KEY POINTS

  • Bossa Nova robots were used by Walmart for inventory tracking
  • Walmart ended contract after it found simpler solutions to inventory issues
  • Bossa Nova Robotics laid off 50% staff after partnership ended: Report

Walmart (WMT) has retired robots working in about 500 stores as it found "simpler solutions" to inventory management. The retail giant said it ended its five-year partnership with major supplier Bossa Nova Robotics.

Walmart had pushed for automation in its stores for years. The company said in January that Bossa Nova robots would be used in 1,000 of its 4,700 U.S. stores. Walmart had repeatedly said such robots would be ‘sidekicks’ to store workers.

“This was one idea we tried in roughly 500 stores, just as we are trying other ideas in additional stores. We will continue to test new technologies and invest in our processes to best understand and track inventory and help move products to our shelves as quickly as we can,” Walmart said in a statement to Bloomberg.

Bossa Nova’s six-foot-tall 15-camera robots were used by Walmart in its stores to track inventory since 2017. They were also given mundane tasks like loading, unloading and cleaning warehouse floors. Many companies have tested out such technologies, but only Amazon came close to adopting robots in a large scale.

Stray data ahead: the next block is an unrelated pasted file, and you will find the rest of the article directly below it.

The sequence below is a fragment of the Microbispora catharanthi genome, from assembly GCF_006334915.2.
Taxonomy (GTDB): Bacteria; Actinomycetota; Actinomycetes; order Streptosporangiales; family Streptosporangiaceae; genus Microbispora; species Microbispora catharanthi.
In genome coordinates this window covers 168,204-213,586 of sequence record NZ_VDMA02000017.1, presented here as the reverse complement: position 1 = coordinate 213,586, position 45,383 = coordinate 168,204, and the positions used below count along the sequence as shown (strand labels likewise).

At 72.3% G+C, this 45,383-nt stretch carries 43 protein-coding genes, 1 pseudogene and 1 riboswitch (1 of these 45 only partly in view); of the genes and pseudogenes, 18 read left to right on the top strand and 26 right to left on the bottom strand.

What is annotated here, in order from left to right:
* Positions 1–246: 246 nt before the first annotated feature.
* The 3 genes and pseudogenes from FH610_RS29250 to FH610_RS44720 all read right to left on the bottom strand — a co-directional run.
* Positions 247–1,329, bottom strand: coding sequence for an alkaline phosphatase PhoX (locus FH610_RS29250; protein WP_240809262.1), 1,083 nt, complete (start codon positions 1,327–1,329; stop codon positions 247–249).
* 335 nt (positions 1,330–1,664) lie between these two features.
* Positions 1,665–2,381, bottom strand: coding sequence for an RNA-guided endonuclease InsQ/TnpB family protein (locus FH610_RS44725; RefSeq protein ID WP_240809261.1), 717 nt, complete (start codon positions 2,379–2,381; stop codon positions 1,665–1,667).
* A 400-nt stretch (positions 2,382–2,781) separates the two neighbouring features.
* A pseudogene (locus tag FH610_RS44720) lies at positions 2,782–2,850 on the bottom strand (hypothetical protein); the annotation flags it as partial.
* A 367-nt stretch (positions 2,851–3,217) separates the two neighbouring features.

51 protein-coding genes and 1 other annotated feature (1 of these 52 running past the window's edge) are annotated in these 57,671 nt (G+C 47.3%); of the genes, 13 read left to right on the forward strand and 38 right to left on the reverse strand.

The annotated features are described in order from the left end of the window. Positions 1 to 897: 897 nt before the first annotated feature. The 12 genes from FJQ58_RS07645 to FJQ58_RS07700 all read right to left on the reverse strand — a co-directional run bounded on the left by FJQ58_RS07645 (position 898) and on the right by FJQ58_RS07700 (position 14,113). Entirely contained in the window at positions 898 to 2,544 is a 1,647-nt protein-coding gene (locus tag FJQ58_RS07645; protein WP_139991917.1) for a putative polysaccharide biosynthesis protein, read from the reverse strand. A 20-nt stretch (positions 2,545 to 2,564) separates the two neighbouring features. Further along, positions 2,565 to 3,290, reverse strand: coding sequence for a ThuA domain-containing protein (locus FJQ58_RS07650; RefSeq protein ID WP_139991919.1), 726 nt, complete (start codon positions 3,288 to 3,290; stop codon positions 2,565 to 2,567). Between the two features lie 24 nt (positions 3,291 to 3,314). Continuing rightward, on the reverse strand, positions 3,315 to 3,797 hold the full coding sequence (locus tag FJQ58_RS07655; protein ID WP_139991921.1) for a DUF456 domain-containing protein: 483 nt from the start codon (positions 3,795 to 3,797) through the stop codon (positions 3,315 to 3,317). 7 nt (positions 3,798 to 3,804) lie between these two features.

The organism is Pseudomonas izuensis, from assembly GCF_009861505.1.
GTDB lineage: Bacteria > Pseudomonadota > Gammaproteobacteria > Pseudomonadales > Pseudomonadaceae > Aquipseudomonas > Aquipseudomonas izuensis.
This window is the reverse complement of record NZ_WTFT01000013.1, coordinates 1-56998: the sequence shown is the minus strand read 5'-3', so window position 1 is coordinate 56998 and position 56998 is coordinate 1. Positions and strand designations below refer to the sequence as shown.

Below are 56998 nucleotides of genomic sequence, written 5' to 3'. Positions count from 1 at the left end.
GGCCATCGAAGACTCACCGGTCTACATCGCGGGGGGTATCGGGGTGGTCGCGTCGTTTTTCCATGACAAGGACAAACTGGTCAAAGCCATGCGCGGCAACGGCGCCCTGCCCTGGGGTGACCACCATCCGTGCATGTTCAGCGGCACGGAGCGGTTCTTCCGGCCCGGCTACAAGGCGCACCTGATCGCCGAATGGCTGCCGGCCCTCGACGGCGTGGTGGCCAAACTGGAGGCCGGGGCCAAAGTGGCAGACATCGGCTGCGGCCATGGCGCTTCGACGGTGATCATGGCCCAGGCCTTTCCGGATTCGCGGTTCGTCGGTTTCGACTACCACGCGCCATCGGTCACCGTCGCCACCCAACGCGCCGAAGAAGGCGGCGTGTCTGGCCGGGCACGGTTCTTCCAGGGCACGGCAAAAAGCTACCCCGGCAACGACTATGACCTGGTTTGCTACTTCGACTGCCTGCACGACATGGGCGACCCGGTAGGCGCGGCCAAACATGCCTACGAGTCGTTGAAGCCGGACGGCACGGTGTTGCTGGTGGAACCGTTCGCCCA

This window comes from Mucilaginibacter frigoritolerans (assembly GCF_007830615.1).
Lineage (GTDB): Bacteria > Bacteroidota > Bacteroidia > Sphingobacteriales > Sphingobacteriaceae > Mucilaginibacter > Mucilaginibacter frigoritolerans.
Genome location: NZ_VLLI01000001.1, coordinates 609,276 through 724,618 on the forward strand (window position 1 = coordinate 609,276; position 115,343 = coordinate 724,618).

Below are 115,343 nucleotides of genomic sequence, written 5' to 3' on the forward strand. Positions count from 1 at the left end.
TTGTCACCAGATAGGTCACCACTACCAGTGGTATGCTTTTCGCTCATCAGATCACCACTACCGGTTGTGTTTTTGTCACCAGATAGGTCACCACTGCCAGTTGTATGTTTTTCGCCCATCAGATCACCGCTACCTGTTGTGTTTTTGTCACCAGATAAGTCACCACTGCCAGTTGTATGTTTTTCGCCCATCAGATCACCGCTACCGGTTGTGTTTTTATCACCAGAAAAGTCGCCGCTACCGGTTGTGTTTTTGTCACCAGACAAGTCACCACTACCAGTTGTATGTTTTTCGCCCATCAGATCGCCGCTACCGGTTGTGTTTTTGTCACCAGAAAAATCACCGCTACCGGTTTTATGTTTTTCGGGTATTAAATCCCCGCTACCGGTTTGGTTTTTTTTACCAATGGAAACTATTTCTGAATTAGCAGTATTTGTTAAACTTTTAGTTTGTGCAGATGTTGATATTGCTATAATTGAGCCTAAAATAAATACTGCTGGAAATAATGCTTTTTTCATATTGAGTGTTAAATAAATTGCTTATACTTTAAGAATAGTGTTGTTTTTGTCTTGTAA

The Wall Street Journal reported that Walmart ended its partnership with Bossa Nova Robotics because it found simpler solutions to inventory issues that proved to be just as useful. Sources told WSJ that Walmart has hired more people working the aisles and the inventory as online orders have picked up amid the COVID-19 pandemic. Walmart’s U.S. chief executive John Furner has also expressed concerns about how customers would react to seeing a robot working in their store, the report said.

Sources told the WSJ that the end of the contract has devastated Bossa Nova, which laid off 50% of its workforce as a result. Walmart reportedly told the robotics company that they did not see “enough of an improvement” with the robots in the store.

A day after announcing a plan to keep guns away from shopping areas, Walmart said Friday it would leave the items on store floors A day after announcing a plan to keep guns away from shopping areas, Walmart said Friday it would leave the items on store floors Photo: AFP / NICHOLAS KAMM